A(nother) Meiji Shrine wedding

The first time I saw a wedding at Tokyo’s Meiji Shrine, I marvelled at its timelessness, not to mention the elaborate outfits and graceful movements of the procession. A special moment I considered myself very lucky to witness.

But on each subsequent visit, I saw more and more weddings. Sometimes two or three in quick succession. Plus a fairly recent look at a (regular?) weekend schedule detailed what appeared to be a staggering sixteen ceremonies in a single day.

Yet despite knowing this. And having seen so many. The beauty of each and every one hasn’t dimmed in the slightest.

Meiji Shrine wedding

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Comments

  1. winnie says

    Beautiful shot!
    I think Shinto Wedding is interesting. I wish I can witness too!
    To have 16 ceremonies in a day, it really amazing! :)

  2. says

    Six months after my marriage, my wife and I had a Shinto ceremony in the lovely shrine of Shiogama, up north. Amazing experience with the performance of the Miko, etc. and lots of other symbolic handlings.
    I loved wearing a kimono, the layers of silk are incredibly cool to wear. The experience would have been complete if they had given me a katana to hold only for a minute . No such luck, the only thing I got to hold was a fan. The weird thing is that my wife’s wedding kimono did contain a sheathed dagger (kaiken) which I found sums up marriage in a great way. :-)

    • says

      Wow. Sounds like it was quite a day. A presumably much more intimate affair than those at Meiji Jingu too. Pity you didn’t get chance to brandish a katana, but that’s fascinating about the dagger. Fingers crossed it was only for the wedding day!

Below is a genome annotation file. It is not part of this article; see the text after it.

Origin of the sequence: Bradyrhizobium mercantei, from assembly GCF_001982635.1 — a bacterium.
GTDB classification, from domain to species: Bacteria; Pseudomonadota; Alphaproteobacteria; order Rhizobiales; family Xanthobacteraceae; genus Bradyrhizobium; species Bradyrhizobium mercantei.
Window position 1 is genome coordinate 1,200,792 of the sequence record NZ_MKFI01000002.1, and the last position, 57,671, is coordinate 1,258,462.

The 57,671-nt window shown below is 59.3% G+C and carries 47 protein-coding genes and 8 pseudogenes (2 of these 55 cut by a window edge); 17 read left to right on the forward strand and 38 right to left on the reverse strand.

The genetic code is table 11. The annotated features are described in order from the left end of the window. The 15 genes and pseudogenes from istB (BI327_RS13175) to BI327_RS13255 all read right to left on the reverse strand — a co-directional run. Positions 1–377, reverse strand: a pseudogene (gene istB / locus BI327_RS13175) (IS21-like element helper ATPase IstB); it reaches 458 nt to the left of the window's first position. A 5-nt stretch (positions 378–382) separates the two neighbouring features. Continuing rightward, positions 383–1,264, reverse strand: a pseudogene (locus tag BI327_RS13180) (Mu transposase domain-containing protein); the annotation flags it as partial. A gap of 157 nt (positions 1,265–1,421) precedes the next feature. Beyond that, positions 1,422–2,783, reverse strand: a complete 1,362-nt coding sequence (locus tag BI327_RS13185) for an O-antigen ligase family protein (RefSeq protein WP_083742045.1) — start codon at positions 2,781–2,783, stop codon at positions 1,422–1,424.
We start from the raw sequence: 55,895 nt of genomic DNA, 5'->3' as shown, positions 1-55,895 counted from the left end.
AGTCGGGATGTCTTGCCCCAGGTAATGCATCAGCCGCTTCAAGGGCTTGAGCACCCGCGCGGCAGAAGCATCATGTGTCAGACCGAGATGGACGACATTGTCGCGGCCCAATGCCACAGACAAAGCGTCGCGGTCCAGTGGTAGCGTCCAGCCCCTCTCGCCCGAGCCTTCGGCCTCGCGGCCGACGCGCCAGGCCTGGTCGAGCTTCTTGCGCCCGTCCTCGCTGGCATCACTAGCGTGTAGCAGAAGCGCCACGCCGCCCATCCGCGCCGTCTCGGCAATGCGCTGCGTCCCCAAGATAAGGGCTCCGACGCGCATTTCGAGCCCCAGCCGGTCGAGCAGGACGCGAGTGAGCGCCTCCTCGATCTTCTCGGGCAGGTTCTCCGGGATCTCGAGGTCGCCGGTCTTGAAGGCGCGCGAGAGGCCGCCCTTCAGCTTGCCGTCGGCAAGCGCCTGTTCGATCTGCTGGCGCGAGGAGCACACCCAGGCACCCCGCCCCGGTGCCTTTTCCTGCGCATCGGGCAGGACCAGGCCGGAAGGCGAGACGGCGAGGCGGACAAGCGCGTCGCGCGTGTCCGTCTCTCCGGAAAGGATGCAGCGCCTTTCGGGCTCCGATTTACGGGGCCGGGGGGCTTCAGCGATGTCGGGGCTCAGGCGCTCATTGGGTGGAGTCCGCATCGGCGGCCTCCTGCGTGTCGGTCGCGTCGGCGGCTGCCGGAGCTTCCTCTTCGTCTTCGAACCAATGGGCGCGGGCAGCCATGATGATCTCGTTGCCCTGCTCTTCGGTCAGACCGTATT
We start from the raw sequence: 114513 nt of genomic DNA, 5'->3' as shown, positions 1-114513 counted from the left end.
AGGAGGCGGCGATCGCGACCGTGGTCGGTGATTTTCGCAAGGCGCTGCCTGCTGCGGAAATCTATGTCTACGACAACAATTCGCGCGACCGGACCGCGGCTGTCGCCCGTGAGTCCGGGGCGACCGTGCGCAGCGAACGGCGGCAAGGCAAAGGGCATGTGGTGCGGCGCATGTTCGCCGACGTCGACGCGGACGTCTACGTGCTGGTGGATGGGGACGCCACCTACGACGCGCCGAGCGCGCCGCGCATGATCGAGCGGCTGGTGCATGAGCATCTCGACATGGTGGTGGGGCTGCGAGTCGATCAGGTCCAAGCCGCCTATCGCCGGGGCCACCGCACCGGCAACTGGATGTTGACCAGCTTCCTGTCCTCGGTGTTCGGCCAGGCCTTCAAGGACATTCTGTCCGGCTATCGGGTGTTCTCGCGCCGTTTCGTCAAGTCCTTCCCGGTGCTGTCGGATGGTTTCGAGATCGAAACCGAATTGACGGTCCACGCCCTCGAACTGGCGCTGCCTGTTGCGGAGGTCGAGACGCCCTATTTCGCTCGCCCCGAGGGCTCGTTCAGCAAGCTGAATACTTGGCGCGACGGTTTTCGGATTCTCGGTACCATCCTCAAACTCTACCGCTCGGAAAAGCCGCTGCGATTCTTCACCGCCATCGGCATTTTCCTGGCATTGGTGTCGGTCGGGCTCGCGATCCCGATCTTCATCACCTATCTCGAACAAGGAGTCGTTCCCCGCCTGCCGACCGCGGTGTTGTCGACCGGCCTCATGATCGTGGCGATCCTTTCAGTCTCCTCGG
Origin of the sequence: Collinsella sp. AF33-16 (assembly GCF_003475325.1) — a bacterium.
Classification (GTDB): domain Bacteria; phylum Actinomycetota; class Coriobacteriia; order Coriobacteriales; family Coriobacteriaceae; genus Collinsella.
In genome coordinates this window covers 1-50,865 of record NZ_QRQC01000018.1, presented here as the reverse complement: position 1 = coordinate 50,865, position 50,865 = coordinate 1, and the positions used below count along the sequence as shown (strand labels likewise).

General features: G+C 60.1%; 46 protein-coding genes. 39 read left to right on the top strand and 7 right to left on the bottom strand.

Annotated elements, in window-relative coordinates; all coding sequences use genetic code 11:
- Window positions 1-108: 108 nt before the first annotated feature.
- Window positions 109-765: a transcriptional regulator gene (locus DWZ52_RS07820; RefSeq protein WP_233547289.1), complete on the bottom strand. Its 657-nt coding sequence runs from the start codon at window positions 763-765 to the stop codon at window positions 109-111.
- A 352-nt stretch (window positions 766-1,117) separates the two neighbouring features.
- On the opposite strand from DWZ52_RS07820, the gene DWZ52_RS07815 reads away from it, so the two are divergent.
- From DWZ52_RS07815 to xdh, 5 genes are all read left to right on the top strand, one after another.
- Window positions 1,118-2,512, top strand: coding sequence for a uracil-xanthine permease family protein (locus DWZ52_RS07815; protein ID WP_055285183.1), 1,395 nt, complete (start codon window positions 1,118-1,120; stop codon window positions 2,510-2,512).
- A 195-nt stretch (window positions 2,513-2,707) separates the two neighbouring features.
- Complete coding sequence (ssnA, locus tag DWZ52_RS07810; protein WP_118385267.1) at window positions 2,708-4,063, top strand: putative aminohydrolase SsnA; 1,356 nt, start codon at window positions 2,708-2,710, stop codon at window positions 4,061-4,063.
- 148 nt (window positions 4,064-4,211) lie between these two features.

3. psteier says

    These are less ‘timeless’ than it seems. Shinto shrine weddings were created in the Meiji period based on Western wedding customs. They may also have been designed to remove Buddhist priests from the operation. Before then, most wedding ceremonies occurred at home.

    • says

      Cheers, I had no idea about that. Interesting stuff. Especially them being based on Western wedding customs.

  4. Iwao Yamamoto says

    It’s a Shinto style:神道. In a row in the picture an umbrella is seen. The umbrella was permitted to only to noble people in older Japan. Or the couple are from noble status? Maybe not so I think. But Toyotomi HIdeyosi was allowed to take that kind of umbrella after he became the nobility though he was born as a peasant son.

    • says

      Ah, ok. I had no idea the parasol had such significance. At Meiji Shrine weddings, however, it just seems to be part of the regular ceremony.

  5. says

    I guess the parasol has lost that meaning some time ago: when my wife and I had our Shinto ceremony, we were also followed by a similar parasol and even though my wife is from an impoverished samurai family on her mother’s side, I doubt that a gaikokujin would have qualified :-)

  6. says

    I visited the Meiji Shrine today and today there were 18 weddings scheduled and during the 45 minutes we spent there, we saw 5 or 6 weddings, I lost count. I had a chat with one of the guards and he pulled out a large schedule with lots of information as to what shrine area the wedding took place, etc. I also had a chat with a Miko and she said that this time of the year was most popular which surprises me a little as it is supposed to be the rainy season. The ceremony is 1530000 yen in the weekend (40 persons) or 980000 yen (20 persons) but weekdays are a bargain at 380000 yen.

    What surprised me the most was that all the bridegrooms looked like they were 20 or 22 at most, so young!!

    • says

      Cheers for the extra info. Wow, that’s a lot of weddings. An awful lot of money the shrine is pulling in too.

      I presume it’s the desire to be a ‘June bride’ that makes this time of year so popular, despite the possibly inclement weather.

      Interesting you should mention the age. I’ve noticed how a lot of the couples seem to be very young too. Arguably not what you’d expect at somewhere as traditional as Meiji Jingu.

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